As I was finishing the holiday year, I was trying to finish a few small projects that weren’t finished yet. And one of them repaired the wall of the entrance. That wall was painted a black teal in a flat beam, and when I swapped out the framed photos for mirrors last year, I was left with some bad areas that needed a lot of attention. and painting. I know that trying to touch the paint on the walls can be a challenge, and some colors are more subtle than others, and some rays are more challenging than others. I have more problems when the paint is darker, and the paint is less light.
The last time I showed you all the entrance wall after I had exchanged the pictures into the mirrors, it looked …
Or at least that’s what I showed you. I want to show you the new mirrors, but what I don’t show you is the damage left to the wall from deleting the photos. I removed the bad areas in my photo editing program, but what exactly does it look like…
I used Command picture hanging strips that should be removed without damaging the wall (you can find them here, and they really work). The problem I have is that I hang the photos using strips when the wall is painted purple (remember that stage? 😀), and I have them all at perfect distance and level. So when I decided to paint the wall dark teal, I didn’t want to remove the strips and rehang everything from scratch, so I just painted the strips. Well, obviously I wasn’t very careful, and I approached the paint, so the paint covered the edges of the wall. 😀 So when I removed it, some of them carried teal paint, and others peeled up to the drywall in other places. That left me with not only a color difference, but also a few divots on the wall that needed to be leveled out.
The simple part of that is. I just used a putty knife and some drywall mud (you can buy small containers of drywall mud for small projects like this, or use spackle or even wood filler) to fill in the peeled areas so that they can be flush with the remaining wall again. When they were dry, I leaned them back neatly. Quick peasy.
Before I could touch the paint, I also moved my wall mirrors. I like to do things like this before touching the paint because if I don’t intentionally break the wall or put new screws in the wrong place, I can touch everything at the same time. not to hang the mirrors in the last hour than should be touched. up, rehang, make changes (if necessary), and then touch again.
That’s why it’s easy to fill wall divots. Sanding is easy. None of that disappointed me. What frustrated me was that I tried to touch the paint on this dark, flat wall before, and the dry paint came out like a sore throat. You can see it below (see arrow?), And it shows even more in person. Same color, same shine, same can of paint, but very different drying.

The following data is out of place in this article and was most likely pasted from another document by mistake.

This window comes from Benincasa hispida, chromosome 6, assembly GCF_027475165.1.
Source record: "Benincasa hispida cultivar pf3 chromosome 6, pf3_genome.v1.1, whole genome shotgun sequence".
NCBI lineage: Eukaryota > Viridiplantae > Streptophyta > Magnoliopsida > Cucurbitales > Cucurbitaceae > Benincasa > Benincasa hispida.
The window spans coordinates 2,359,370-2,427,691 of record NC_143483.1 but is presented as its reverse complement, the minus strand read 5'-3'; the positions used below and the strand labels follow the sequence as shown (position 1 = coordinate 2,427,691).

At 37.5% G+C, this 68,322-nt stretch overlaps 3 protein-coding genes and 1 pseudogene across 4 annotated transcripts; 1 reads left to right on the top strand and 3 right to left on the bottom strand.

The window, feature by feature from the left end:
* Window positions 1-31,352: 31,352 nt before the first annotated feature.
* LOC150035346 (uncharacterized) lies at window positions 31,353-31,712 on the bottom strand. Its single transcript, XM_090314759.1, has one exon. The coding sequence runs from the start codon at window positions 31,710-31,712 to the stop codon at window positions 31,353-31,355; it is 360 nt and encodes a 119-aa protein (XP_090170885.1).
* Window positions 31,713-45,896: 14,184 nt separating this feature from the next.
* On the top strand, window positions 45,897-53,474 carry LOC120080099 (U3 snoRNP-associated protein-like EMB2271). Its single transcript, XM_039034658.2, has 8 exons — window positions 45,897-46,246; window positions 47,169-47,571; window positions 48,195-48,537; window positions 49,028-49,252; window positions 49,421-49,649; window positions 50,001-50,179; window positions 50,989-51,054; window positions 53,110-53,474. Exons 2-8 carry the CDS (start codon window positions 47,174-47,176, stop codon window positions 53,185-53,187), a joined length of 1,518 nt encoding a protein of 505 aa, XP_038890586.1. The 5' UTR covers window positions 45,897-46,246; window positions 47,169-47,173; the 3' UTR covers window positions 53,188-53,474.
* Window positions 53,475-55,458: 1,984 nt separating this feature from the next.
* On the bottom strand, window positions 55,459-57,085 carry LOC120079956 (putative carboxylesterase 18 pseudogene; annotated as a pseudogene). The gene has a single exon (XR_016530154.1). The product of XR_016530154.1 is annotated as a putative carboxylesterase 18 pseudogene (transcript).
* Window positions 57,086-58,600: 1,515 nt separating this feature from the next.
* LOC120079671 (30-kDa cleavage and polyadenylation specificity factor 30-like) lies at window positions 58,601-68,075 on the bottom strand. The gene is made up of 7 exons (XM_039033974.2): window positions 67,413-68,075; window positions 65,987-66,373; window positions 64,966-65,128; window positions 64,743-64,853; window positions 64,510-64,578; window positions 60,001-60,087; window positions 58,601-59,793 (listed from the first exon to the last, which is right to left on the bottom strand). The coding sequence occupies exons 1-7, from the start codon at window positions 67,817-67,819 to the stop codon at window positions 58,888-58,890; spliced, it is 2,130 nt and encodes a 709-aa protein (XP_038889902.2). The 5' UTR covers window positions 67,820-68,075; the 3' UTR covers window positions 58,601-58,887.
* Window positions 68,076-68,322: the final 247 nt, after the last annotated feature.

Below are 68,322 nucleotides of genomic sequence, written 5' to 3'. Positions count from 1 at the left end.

Why did this happen? This happens because with some paints, even if they are from the same can, you can get different rays by rolling it versus spraying it versus brushing it. This super flat shien dark paint was originally rolled on the wall, and then I tried touching some areas with a brush. Rolling and brushing, even in the same color and shine, can produce different glow in certain types of paint.
Usually I only experience this frustration with dark colors or very saturated colors, but I think even with light colors, you can have a slight difference in brightness if you try to scatter something that formerly rolled.
But thankfully, I didn’t have to repaint the whole wall anymore. I just went to Home Depot and picked up two of these little 3-inch rollers to do my repairs.
I love it because it has everything you need (except paint, obviously). It has a roller, the roller cover, and the container it holds is the paint pan.
So I got two of these – one for primer (always prime drywall mud, spackle, or wood filler before painting), and one for paint. And another thing I like about it is that if you have to wait and make a second coat, you just put the lid back on the roller pan to keep the paint wet and free of lint, and then put the roller on. in a sandwich bag. while you wait.
This time, the touchups are perfect. I can’t see them because they are perfectly mixed. And there’s no need to edit the photo to hide the bad damage to the wall. ⁇
That’s an important painting tip to keep in mind – always create touchups using the same application method that the objects (walls, cabinets, furniture) originally painted to hide the touchups and stay the same. glare. And it’s especially true that the darker and more saturated the color, and the flatter the paint. If the original coat is rolled, then roll with touchups. If the original coat is brushed, then brush the touchups. And if the original coat is sprayed, then spray the touchups (even if it can be more difficult, but using one of these small fillable sprayers and masking around the area for overspray may help).
Addicted 2 Decorating is where I share my DIY and decorating journey as I remodel and decorate the 1948 fixer upper that my husband, Matt, and I bought in 2013. Matt has MS and can’t do physical work , so I do most of the work at home on my own. You can learn more about me here.
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